And… we all have stories around money, around health, around relationships, around our work, etc… – past, present and future – and, unfortunately, we don’t often spend much time examining the stories we’re telling in each of these areas of our lives.
The Illusion of Time and Rewriting Your Story
But we can rewrite our story – past, present and future – at any time. I believe, like Albert Einstein, that time is an illusion. Einstein said that the “psychological origin of the concept of time… is undoubtedly associated with the fact of ‘calling to mind,’ as well as with the differentiation between sense experiences and the recollection of these.”‘ And, to boot, Einstein thought that, “The only reason for time is so that everything doesn’t happen at once.” Further, he said, “…for us physicists believe the separation between past, present and future is only an illusion, although a convincing one.” Bear with my here, lest you think I’m nuts. My theory is that time is an illusion because we can alter our past, present and future based on the stories we tell. Mix in deliberate creation too – if our thoughts are mini-stories informing our lives, if thoughts become things, as they say – then we can simply change our stories. THAT, for me, is what makes time an illusion or makes time malleable because we can change the past, present and future just based on the stories we tell about them. We can “call to mind” something different.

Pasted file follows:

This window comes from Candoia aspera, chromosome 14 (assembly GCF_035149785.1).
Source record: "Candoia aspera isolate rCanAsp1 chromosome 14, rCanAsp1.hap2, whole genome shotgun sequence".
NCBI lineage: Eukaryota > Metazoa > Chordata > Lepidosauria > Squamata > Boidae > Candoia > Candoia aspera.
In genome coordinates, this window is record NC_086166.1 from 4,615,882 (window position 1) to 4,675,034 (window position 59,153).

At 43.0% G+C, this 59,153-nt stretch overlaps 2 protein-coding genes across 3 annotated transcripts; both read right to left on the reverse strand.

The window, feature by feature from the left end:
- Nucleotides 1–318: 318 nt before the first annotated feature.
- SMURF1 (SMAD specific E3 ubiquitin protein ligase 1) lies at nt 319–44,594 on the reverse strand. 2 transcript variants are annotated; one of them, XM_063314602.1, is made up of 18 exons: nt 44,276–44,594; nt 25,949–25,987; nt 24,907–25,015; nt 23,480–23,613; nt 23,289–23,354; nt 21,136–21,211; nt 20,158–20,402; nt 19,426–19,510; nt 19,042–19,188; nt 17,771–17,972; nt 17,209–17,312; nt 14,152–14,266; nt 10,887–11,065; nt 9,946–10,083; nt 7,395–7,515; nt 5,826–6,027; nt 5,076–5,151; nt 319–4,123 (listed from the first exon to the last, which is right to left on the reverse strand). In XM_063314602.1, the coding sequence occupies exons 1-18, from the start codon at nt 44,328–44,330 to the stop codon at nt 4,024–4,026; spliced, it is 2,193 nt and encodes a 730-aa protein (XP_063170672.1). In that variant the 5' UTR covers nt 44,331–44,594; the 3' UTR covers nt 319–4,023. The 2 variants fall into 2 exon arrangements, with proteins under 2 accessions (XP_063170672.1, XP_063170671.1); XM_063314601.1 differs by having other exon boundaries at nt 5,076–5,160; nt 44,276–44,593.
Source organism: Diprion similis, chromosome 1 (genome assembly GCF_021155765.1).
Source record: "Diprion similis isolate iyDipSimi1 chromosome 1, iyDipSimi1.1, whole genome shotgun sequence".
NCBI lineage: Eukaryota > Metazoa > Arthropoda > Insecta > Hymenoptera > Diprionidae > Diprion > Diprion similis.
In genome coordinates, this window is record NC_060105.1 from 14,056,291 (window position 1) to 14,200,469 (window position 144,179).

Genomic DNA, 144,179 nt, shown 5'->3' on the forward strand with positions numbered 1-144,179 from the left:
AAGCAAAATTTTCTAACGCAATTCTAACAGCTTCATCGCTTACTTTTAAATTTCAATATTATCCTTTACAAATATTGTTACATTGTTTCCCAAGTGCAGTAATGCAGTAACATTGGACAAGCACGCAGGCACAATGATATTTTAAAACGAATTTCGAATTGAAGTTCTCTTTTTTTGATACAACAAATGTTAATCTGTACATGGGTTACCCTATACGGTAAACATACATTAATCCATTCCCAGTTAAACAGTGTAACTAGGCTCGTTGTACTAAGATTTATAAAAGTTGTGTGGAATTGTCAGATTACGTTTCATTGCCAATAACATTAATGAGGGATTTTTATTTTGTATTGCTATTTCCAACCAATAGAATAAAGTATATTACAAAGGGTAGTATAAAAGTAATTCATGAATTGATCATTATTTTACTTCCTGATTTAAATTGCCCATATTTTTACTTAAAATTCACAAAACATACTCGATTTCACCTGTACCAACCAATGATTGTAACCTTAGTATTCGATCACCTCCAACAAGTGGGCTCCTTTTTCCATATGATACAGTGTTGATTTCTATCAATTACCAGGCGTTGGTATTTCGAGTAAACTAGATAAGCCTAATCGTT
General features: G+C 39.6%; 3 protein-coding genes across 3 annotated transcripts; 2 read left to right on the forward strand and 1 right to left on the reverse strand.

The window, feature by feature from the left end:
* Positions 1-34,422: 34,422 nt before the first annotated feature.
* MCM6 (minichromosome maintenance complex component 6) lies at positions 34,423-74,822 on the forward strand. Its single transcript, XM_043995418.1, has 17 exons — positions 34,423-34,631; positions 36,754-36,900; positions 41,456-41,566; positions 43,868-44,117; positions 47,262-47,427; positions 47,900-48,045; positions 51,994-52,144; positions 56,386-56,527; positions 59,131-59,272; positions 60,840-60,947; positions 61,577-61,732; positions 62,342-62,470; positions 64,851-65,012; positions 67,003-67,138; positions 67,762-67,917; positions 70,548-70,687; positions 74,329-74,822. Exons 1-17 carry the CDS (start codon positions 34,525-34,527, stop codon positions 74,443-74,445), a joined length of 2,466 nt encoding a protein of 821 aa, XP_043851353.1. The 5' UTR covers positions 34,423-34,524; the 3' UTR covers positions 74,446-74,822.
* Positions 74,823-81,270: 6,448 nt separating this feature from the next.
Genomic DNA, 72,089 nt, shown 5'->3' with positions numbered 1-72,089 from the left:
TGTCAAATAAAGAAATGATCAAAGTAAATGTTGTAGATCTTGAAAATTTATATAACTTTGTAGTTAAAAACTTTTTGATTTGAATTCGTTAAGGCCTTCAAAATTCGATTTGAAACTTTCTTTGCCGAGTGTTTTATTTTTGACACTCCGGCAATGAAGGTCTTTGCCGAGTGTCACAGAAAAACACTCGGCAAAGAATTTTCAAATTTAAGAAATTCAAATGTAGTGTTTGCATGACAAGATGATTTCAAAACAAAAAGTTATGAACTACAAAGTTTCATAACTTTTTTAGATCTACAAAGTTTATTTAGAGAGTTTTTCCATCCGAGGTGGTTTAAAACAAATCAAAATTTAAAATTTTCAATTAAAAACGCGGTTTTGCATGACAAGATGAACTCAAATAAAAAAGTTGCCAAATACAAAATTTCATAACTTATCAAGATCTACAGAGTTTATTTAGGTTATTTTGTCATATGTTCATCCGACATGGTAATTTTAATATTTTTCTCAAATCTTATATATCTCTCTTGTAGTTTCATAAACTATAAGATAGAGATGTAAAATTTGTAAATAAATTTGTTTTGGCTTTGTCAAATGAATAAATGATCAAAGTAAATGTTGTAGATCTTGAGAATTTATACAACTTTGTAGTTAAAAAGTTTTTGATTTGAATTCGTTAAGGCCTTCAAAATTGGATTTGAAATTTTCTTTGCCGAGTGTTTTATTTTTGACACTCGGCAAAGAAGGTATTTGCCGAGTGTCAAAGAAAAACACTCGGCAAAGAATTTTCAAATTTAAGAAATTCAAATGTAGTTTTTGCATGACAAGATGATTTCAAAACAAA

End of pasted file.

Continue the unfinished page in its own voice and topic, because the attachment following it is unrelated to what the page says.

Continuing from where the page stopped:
Stories can and do change. In fact, fables, myths, fairy tales, even ancient texts – all have changed in their retelling. Some were altered through translation error, while others were just flat out altered to fit the times. Still others have gotten bigger and bigger and bigger, think of the fisherman’s famed story of how big his catch was and how it increases over time. Even the bible has changed as translations altered it and new authors contributed to the work hundreds of years later. As it is with our stories, we ourselves are translators and often we don’t quite know how to speak the language for our highest good or we just aren’t sure how to tell a better story of ourselves or we’re just flat out stuck in the old stories that no longer serve us.
The Call to Adventure
The words that you’ve just read are the culmination of the past eight months of my life, my heart and my soul. I’m officially launching my Story Shape Shifting & Memoir Writing Program today, so if you found yourself lit up and a bit tingly, please read my full invitation here. Perhaps you’ll join me in writing your memoir and rewriting your past, present and future stories in order to create a whole, happy and thriving next chapter.
What an interesting article, Melanie. It makes me think a lot about my own stories, about how realistic some of them are. How I might have misinterpreted events and ended up with a story that was so different from the original. Your writing is always thought provoking and that’s what makes it so gifted.
Thank you, Sheila, I’m so happy to hear that it made you think about your own stories. It’s so key. I’ve missed hearing from you! Hope all is well. Now that I’ve finished noodling my program, I should be blogging a bit more regularly.
I’ve missed seeing posts from you, so glad you are back, so to speak. I was also wondering how things were with you, so was relieved to know that you’d been working on a project…that nothing bad was going on for you. Hugs to you!
Awww, thanks! Hugs to you too!
How interesting to hear your step-dad’s perspective since I was around to participate in that part of your story.
This post is deeply, deeply true!!
Loving you in the past, present and future,
Thank you, love. You know, that’s what I feel most strongly about. These are deep beliefs for me, it’s my truth.
And yes… that was his version of the story. Crazy, eh?
I love you past, present and future too.